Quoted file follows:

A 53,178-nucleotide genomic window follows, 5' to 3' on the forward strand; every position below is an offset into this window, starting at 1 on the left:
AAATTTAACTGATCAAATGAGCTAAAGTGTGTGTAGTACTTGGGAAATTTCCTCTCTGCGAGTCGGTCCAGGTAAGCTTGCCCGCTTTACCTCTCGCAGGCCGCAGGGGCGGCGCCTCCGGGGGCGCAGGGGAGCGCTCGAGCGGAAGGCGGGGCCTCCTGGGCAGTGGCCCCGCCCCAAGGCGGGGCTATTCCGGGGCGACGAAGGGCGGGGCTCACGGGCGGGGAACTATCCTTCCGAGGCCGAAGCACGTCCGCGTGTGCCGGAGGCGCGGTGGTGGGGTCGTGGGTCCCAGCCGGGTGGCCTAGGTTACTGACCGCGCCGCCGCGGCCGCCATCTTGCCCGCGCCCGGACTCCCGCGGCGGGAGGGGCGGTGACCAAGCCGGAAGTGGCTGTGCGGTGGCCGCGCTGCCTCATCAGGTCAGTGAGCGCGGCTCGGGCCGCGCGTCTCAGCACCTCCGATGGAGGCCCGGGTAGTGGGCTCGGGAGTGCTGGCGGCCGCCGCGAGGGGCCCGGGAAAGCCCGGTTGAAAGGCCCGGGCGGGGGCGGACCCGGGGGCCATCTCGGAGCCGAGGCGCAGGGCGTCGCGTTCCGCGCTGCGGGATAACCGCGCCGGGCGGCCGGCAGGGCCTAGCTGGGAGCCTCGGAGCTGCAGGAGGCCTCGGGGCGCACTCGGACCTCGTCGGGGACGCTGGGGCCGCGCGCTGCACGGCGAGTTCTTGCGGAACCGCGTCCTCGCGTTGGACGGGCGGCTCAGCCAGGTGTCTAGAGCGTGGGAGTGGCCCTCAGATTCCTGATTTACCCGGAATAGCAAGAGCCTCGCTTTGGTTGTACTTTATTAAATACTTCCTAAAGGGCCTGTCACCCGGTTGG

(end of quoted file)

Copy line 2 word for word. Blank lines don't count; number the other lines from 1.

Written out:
AAATTTAACTGATCAAATGAGCTAAAGTGTGTGTAGTACTTGGGAAATTTCCTCTCTGCGAGTCGGTCCAGGTAAGCTTGCCCGCTTTACCTCTCGCAGGCCGCAGGGGCGGCGCCTCCGGGGGCGCAGGGGAGCGCTCGAGCGGAAGGCGGGGCCTCCTGGGCAGTGGCCCCGCCCCAAGGCGGGGCTATTCCGGGGCGACGAAGGGCGGGGCTCACGGGCGGGGAACTATCCTTCCGAGGCCGAAGCACGTCCGCGTGTGCCGGAGGCGCGGTGGTGGGGTCGTGGGTCCCAGCCGGGTGGCCTAGGTTACTGACCGCGCCGCCGCGGCCGCCATCTTGCCCGCGCCCGGACTCCCGCGGCGGGAGGGGCGGTGACCAAGCCGGAAGTGGCTGTGCGGTGGCCGCGCTGCCTCATCAGGTCAGTGAGCGCGGCTCGGGCCGCGCGTCTCAGCACCTCCGATGGAGGCCCGGGTAGTGGGCTCGGGAGTGCTGGCGGCCGCCGCGAGGGGCCCGGGAAAGCCCGGTTGAAAGGCCCGGGCGGGGGCGGACCCGGGGGCCATCTCGGAGCCGAGGCGCAGGGCGTCGCGTTCCGCGCTGCGGGATAACCGCGCCGGGCGGCCGGCAGGGCCTAGCTGGGAGCCTCGGAGCTGCAGGAGGCCTCGGGGCGCACTCGGACCTCGTCGGGGACGCTGGGGCCGCGCGCTGCACGGCGAGTTCTTGCGGAACCGCGTCCTCGCGTTGGACGGGCGGCTCAGCCAGGTGTCTAGAGCGTGGGAGTGGCCCTCAGATTCCTGATTTACCCGGAATAGCAAGAGCCTCGCTTTGGTTGTACTTTATTAAATACTTCCTAAAGGGCCTGTCACCCGGTTGG